I accomplish the same thing with a super of foundation. The queen is not at all interested in foundation or white comb. She much prefers dark comb. Of course, if you crowd the brood nest with only one deep, or a deep and a shallow, the queen is going to lay wherever she can, including your freshly drawn comb.

    I use three mediums for the brood nest. I also reverse the supers so she has plenty of empty dark comb to lay in ( put the bottom one on top ). If she has plenty of room in the brood nest she will be reluctant to move up onto white comb.

    Queen excluders have their place. If I use a super of drawn ( especially darker )comb right over the brood nest it is necessary to use an excluder, at least until they get it filled with honey. I believe excluders should only be used when specifically needed. It is better not to use them.
    Raymond

  5. #5
    Join Date
    Feb 2011
    Location
    Pinehurst, North Carolina, USA
    Posts
    226

    Default Re: Queen Excluder = Honey Excluder

    I have never needed to use one. If I had a queen that kept getting into my shallow supers I would consider it though. Many beekeeping books (including Beekeeping for Dummies) refer to them as if they are a necessity. This is not the case. My suggestion to a new beekeeper would be not to use one, especially on 2 deep new colonies.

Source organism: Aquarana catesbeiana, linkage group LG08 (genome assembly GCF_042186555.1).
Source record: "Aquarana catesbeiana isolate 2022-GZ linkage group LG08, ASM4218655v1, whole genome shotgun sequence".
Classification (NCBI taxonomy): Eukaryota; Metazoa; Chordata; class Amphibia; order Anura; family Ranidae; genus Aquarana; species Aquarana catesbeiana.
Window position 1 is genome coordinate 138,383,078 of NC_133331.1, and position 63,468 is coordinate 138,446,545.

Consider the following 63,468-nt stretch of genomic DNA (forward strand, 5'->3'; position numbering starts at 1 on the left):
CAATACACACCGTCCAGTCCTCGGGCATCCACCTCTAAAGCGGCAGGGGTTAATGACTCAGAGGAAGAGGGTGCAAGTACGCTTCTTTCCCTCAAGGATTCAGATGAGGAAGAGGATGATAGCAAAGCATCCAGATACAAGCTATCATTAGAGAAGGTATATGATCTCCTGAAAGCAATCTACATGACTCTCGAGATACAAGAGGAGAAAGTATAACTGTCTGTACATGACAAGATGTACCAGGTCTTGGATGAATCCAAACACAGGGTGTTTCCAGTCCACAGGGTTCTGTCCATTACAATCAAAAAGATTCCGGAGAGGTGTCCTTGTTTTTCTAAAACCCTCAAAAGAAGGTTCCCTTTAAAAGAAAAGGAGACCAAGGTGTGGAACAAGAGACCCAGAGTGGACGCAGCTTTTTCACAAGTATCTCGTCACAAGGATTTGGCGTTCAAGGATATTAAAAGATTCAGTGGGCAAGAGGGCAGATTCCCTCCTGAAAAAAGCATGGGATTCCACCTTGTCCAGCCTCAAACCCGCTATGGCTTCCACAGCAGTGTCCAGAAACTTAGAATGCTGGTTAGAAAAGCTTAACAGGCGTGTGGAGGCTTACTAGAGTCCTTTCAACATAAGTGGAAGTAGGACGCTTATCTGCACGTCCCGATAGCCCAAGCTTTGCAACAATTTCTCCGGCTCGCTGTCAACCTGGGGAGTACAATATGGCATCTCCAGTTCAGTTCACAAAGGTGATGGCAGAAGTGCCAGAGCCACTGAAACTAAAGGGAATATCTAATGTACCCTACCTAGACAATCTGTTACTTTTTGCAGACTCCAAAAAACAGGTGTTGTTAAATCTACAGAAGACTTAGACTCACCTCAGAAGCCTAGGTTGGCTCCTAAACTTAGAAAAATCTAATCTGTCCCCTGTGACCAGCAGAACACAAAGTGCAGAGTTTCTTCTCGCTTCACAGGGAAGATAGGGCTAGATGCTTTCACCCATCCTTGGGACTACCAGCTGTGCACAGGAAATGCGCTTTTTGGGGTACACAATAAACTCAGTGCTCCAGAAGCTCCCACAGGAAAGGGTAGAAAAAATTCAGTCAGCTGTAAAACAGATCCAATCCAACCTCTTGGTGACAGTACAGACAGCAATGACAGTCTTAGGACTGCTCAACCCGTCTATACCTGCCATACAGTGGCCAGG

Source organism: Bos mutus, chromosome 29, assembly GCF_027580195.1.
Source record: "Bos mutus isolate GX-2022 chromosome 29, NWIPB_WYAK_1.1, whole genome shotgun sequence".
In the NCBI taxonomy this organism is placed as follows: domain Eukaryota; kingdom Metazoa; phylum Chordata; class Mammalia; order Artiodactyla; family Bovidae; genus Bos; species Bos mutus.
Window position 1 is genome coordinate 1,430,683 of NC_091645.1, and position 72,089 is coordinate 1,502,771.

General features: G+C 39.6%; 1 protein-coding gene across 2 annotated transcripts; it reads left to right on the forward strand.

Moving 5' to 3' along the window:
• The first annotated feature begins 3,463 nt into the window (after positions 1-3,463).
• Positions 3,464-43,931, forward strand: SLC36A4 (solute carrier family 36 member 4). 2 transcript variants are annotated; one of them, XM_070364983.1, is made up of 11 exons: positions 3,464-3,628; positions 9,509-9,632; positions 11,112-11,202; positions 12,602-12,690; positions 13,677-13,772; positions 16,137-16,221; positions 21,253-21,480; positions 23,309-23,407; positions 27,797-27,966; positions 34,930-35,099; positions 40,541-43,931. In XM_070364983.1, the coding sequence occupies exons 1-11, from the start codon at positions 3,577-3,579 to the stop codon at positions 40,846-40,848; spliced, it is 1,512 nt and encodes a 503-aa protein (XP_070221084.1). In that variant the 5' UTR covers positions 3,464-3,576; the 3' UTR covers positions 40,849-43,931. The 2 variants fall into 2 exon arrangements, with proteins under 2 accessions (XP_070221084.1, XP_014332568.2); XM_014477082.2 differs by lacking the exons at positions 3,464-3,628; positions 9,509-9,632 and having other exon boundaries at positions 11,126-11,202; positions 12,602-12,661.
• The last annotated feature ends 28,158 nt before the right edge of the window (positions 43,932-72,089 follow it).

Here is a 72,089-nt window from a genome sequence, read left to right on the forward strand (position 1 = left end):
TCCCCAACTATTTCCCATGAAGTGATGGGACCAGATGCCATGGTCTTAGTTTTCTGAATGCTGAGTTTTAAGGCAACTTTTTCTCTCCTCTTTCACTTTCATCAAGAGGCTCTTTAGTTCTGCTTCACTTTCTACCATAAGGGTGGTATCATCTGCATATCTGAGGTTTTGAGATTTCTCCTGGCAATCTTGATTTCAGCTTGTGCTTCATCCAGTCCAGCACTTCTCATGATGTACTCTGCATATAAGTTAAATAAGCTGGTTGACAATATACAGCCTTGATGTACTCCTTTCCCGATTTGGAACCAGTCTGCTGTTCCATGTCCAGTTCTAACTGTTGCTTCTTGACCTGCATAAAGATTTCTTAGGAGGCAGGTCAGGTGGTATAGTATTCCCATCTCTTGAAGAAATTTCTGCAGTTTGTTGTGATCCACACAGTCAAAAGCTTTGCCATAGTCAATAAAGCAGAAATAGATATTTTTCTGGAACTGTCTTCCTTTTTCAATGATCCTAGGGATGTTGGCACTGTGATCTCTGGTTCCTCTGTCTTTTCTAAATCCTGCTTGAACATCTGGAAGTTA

...This, and my heart, and all the Bees
    Which in the Clover dwell.

  6. #6
    Join Date
    Apr 2008
    Location
    Madison County, Alabama
    Posts
    487

    Default Re: Queen Excluder = Honey Excluder

    I tried to follow that belief, until I found brood in my honey supers ...started using excluders and have never looked back.
    "...the most populous colonies ...are provided by queens ...in the year following their birth." Brother Adam

  7. #7
    Join Date
    Aug 2005
    Location
    Silicon Valley, CA
    Posts
    1,235

    Default Re: Queen Excluder = Honey Excluder

    Y'all can believe what you want. I get 5-8 supers of honey per hive using an excluder.
    If you really think that you will get more than that without one.... Well then give it a try.

  8. #8
    Join Date
    Dec 2008
    Location
    Menomonee Falls, Wis.
    Posts
    2,728

    Default Re: Queen Excluder = Honey Excluder